• Lisa

      Trust me Rachelle, I saw the maggot cheese, and it didn’t look good at all! The rest are delicious however, and very irresistible.

  24. Danik

    I am not into cheese’s but Claire sure is. We are hoping to be in Sardinia later this year so hope to check some of these out. Great post.

    Reply
    • Lisa

      Great Danik! You’re going to love Sardinia, I’m so sure of that!

  25. amanda obrien

    Love my cheese – especially italian ricotta! I ate loads of this when i was in sicily – I didn’t know it was as big a thing in sardinia. I do like a stinky cheese but somehow when you mention the word maggot it is hard to get hungry….

    Reply
    • Lisa

      Ha, I know exactly how you feel! Everything else is very tasty however, and hard to say no to!

  26. Aleksandra

    ricotta!! my favorite cheese. tried in sicily and can’t stop eating it. wow, the ones with insects sound terrible. wouldn’t dare to try it

    Reply
    • Lisa

      I don’t blame you one bit! I love ricotta too 🙂

  27. Christina

    Cheese lover over here!!! We spent some time in Italy and were able to do a Parmesan cheese tour in Modena. It was fascinating to learn about all of the cheeses and how they age. We also had ricotta in Amalfi and they would put it on bread with honey which they considered a delicacy. I think we would try the cheese with the insects just to say we tried it. Great post!

    Reply
    • Lisa

      Nice! Parmesan in Modena must be extremely good. You’re a braver woman than me Christina; I left it to the locals!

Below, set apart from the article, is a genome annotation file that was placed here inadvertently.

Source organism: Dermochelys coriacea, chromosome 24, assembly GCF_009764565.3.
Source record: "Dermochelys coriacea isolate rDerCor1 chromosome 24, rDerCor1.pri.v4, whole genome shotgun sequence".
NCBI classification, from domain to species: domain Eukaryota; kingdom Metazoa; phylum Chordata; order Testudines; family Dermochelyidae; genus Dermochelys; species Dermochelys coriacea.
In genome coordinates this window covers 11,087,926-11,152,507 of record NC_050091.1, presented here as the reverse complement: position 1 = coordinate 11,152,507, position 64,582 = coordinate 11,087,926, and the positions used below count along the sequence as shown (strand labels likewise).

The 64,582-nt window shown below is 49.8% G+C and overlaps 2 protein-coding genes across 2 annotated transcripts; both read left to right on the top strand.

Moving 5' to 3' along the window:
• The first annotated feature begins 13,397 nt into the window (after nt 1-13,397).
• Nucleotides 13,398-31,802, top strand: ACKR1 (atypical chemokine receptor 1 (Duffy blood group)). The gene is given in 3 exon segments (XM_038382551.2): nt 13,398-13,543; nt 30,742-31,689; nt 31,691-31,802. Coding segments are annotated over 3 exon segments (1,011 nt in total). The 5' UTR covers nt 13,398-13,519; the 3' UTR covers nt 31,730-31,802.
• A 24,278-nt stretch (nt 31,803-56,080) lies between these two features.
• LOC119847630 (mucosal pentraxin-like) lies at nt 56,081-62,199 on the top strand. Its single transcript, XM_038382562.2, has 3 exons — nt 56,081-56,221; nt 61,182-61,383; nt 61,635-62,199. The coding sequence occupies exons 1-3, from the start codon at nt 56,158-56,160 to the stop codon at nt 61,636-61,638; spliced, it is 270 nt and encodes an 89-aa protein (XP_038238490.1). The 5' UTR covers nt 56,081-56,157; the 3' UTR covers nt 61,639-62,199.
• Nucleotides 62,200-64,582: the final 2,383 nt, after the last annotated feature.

28. Sandy N Vyjay

    These are some amazing cheese varieties. Sardinia is, of course, an iconic place, but the amount and variety of cheese available here seems to be mind-boggling. I love the look of the Pecorino. The fact that it has a salty flavour makes it appealing to me. Would love to have this with roasted potatoes.

    Reply
    • Lisa

      That’s a great combination! And all the cheeses, maybe apart from the maggot one, are great choices!

  29. Beth Schoen

    I got really excited to discover that this post was about cheese. I’m super crazy for cheese after having a French roomate in Ireland for many years. We would even fly to France for her to bring some of her cheese back to Ireland. Loved reading about the maggot cheese. That was different!! Great post! You did an excellent job describing each cheese variety. Beth http://www.wisemommies.com

    Reply
    • Lisa

      Glad you enjoyed it Beth! And thank you for the kind comments 🙂

  30. Marky Ramone Go

    for someone like me who just love to eat cheese, i enjoy reading this article as it also taught me a lot of new knowledge about the vast world of cheese. I give you an A+ for effort 🙂

    Reply
    • Lisa

      Ha thank you! It was a hard job, but someone had to do it 😉

  31. PossesstheWorld

    Oh my goodness, another wonderful post about Sicily! I can almost taste, smell and feel the cheese in my mouth although I might not be so keen on the Casa Marzu. I think I shall have cheese for lunch, off to the deli right now

    Reply
    • Lisa

      Don’t worry, you’re not alone! I couldn’t stomach it either 🙂

  32. Paul

    Such a great list. So many cheeses I’d never even heard of, and sounds like, that’s for good reason! Casu Marzu….hmmm not sure about “maggot cheese” but I guess you’ve got to try it to know!

    Reply
    • Lisa

      Honestly, I just couldn’t! The locals love it, but it’s one acquired taste I just couldn’t get the thought out of my head!

  33. Lauren Pears

    Love this post! I’ve heard Sardinian cheese is well worth trying – not sure I could stomach the maggot cheese though… I think Pecorino would be my favourite!

    Reply
    • Lisa

      The maggot cheese isn’t an easy one to try, I couldn’t do it 😀

  34. Alexandra

    Well, this must have been a cool post for you to write. I love cheese! And I love Sardinia 🙂
    Thank you for sharing

    Reply
    • Lisa

      Lol me too! It’s a wonderful island, with incredible cheese too